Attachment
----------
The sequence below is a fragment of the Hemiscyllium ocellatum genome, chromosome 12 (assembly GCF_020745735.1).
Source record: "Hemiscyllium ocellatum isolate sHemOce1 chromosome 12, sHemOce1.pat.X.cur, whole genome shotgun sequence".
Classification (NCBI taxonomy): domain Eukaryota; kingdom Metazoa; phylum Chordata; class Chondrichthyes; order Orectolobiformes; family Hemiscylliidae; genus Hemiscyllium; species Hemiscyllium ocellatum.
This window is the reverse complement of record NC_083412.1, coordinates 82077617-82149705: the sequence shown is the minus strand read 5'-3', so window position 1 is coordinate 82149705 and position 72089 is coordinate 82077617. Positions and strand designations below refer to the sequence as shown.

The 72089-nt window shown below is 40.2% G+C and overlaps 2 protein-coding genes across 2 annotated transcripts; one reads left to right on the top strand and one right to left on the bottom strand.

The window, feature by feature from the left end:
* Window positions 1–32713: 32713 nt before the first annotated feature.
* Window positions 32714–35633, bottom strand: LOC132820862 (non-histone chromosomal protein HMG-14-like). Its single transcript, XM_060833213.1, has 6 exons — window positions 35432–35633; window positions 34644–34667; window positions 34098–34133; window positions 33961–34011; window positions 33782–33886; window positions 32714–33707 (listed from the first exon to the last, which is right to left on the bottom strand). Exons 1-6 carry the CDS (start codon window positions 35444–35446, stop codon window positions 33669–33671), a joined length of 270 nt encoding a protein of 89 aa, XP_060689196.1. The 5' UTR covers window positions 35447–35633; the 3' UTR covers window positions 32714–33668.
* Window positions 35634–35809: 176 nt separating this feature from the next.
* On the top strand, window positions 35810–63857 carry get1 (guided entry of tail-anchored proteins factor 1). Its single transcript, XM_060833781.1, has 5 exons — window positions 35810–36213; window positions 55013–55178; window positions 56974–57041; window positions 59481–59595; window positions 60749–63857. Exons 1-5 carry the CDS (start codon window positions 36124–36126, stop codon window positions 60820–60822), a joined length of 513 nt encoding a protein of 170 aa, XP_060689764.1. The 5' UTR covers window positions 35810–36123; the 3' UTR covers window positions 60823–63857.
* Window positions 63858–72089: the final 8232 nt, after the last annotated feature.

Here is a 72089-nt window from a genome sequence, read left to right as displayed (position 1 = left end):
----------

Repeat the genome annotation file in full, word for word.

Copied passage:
The sequence below is a fragment of the Hemiscyllium ocellatum genome, chromosome 12 (assembly GCF_020745735.1).
Source record: "Hemiscyllium ocellatum isolate sHemOce1 chromosome 12, sHemOce1.pat.X.cur, whole genome shotgun sequence".
Classification (NCBI taxonomy): domain Eukaryota; kingdom Metazoa; phylum Chordata; class Chondrichthyes; order Orectolobiformes; family Hemiscylliidae; genus Hemiscyllium; species Hemiscyllium ocellatum.
This window is the reverse complement of record NC_083412.1, coordinates 82077617-82149705: the sequence shown is the minus strand read 5'-3', so window position 1 is coordinate 82149705 and position 72089 is coordinate 82077617. Positions and strand designations below refer to the sequence as shown.

The 72089-nt window shown below is 40.2% G+C and overlaps 2 protein-coding genes across 2 annotated transcripts; one reads left to right on the top strand and one right to left on the bottom strand.

The window, feature by feature from the left end:
* Window positions 1–32713: 32713 nt before the first annotated feature.
* Window positions 32714–35633, bottom strand: LOC132820862 (non-histone chromosomal protein HMG-14-like). Its single transcript, XM_060833213.1, has 6 exons — window positions 35432–35633; window positions 34644–34667; window positions 34098–34133; window positions 33961–34011; window positions 33782–33886; window positions 32714–33707 (listed from the first exon to the last, which is right to left on the bottom strand). Exons 1-6 carry the CDS (start codon window positions 35444–35446, stop codon window positions 33669–33671), a joined length of 270 nt encoding a protein of 89 aa, XP_060689196.1. The 5' UTR covers window positions 35447–35633; the 3' UTR covers window positions 32714–33668.
* Window positions 35634–35809: 176 nt separating this feature from the next.
* On the top strand, window positions 35810–63857 carry get1 (guided entry of tail-anchored proteins factor 1). Its single transcript, XM_060833781.1, has 5 exons — window positions 35810–36213; window positions 55013–55178; window positions 56974–57041; window positions 59481–59595; window positions 60749–63857. Exons 1-5 carry the CDS (start codon window positions 36124–36126, stop codon window positions 60820–60822), a joined length of 513 nt encoding a protein of 170 aa, XP_060689764.1. The 5' UTR covers window positions 35810–36123; the 3' UTR covers window positions 60823–63857.
* Window positions 63858–72089: the final 8232 nt, after the last annotated feature.

Here is a 72089-nt window from a genome sequence, read left to right as displayed (position 1 = left end):